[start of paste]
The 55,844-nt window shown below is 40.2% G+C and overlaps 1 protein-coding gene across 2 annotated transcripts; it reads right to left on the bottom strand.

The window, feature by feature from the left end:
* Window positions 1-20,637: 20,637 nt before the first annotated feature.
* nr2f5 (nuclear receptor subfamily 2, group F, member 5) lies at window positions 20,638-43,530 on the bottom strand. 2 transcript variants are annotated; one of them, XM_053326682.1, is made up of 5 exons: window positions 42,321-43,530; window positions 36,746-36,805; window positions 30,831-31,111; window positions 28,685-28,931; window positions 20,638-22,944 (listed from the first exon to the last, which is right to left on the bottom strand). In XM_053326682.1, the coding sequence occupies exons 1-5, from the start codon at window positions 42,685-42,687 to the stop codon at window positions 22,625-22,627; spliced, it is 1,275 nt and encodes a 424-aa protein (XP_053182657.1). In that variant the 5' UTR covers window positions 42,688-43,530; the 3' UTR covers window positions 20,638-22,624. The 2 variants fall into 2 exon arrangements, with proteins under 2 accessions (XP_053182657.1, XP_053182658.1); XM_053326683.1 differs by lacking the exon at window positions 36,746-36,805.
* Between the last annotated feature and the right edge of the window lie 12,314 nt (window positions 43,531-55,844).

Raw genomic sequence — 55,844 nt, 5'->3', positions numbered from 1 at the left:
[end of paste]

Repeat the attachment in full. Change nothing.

The 55,844-nt window shown below is 40.2% G+C and overlaps 1 protein-coding gene across 2 annotated transcripts; it reads right to left on the bottom strand.

The window, feature by feature from the left end:
* Window positions 1-20,637: 20,637 nt before the first annotated feature.
* nr2f5 (nuclear receptor subfamily 2, group F, member 5) lies at window positions 20,638-43,530 on the bottom strand. 2 transcript variants are annotated; one of them, XM_053326682.1, is made up of 5 exons: window positions 42,321-43,530; window positions 36,746-36,805; window positions 30,831-31,111; window positions 28,685-28,931; window positions 20,638-22,944 (listed from the first exon to the last, which is right to left on the bottom strand). In XM_053326682.1, the coding sequence occupies exons 1-5, from the start codon at window positions 42,685-42,687 to the stop codon at window positions 22,625-22,627; spliced, it is 1,275 nt and encodes a 424-aa protein (XP_053182657.1). In that variant the 5' UTR covers window positions 42,688-43,530; the 3' UTR covers window positions 20,638-22,624. The 2 variants fall into 2 exon arrangements, with proteins under 2 accessions (XP_053182657.1, XP_053182658.1); XM_053326683.1 differs by lacking the exon at window positions 36,746-36,805.
* Between the last annotated feature and the right edge of the window lie 12,314 nt (window positions 43,531-55,844).

Raw genomic sequence — 55,844 nt, 5'->3', positions numbered from 1 at the left: